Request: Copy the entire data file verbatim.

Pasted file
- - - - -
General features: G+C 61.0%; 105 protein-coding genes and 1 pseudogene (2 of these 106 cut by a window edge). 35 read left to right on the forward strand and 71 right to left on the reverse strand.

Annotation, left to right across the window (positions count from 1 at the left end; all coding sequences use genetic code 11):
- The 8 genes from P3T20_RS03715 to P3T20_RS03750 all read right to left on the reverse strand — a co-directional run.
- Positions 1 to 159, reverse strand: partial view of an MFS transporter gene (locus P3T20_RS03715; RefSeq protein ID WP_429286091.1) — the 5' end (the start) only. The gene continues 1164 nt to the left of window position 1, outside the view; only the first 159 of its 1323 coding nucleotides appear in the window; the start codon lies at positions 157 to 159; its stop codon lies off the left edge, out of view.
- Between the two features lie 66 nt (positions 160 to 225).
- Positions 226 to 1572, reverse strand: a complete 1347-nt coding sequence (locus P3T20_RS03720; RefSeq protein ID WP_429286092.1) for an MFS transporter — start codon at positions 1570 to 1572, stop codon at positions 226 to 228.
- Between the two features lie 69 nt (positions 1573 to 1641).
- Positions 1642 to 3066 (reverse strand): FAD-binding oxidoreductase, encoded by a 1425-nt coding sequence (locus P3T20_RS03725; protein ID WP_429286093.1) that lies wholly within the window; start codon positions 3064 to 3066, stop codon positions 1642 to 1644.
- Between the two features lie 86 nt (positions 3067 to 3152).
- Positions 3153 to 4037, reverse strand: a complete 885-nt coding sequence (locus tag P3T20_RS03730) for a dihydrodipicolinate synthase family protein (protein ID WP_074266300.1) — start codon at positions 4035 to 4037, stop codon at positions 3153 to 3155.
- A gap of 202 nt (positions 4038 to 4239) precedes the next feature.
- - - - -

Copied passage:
General features: G+C 61.0%; 105 protein-coding genes and 1 pseudogene (2 of these 106 cut by a window edge). 35 read left to right on the forward strand and 71 right to left on the reverse strand.

Annotation, left to right across the window (positions count from 1 at the left end; all coding sequences use genetic code 11):
- The 8 genes from P3T20_RS03715 to P3T20_RS03750 all read right to left on the reverse strand — a co-directional run.
- Positions 1 to 159, reverse strand: partial view of an MFS transporter gene (locus P3T20_RS03715; RefSeq protein ID WP_429286091.1) — the 5' end (the start) only. The gene continues 1164 nt to the left of window position 1, outside the view; only the first 159 of its 1323 coding nucleotides appear in the window; the start codon lies at positions 157 to 159; its stop codon lies off the left edge, out of view.
- Between the two features lie 66 nt (positions 160 to 225).
- Positions 226 to 1572, reverse strand: a complete 1347-nt coding sequence (locus P3T20_RS03720; RefSeq protein ID WP_429286092.1) for an MFS transporter — start codon at positions 1570 to 1572, stop codon at positions 226 to 228.
- Between the two features lie 69 nt (positions 1573 to 1641).
- Positions 1642 to 3066 (reverse strand): FAD-binding oxidoreductase, encoded by a 1425-nt coding sequence (locus P3T20_RS03725; protein ID WP_429286093.1) that lies wholly within the window; start codon positions 3064 to 3066, stop codon positions 1642 to 1644.
- Between the two features lie 86 nt (positions 3067 to 3152).
- Positions 3153 to 4037, reverse strand: a complete 885-nt coding sequence (locus tag P3T20_RS03730) for a dihydrodipicolinate synthase family protein (protein ID WP_074266300.1) — start codon at positions 4035 to 4037, stop codon at positions 3153 to 3155.
- A gap of 202 nt (positions 4038 to 4239) precedes the next feature.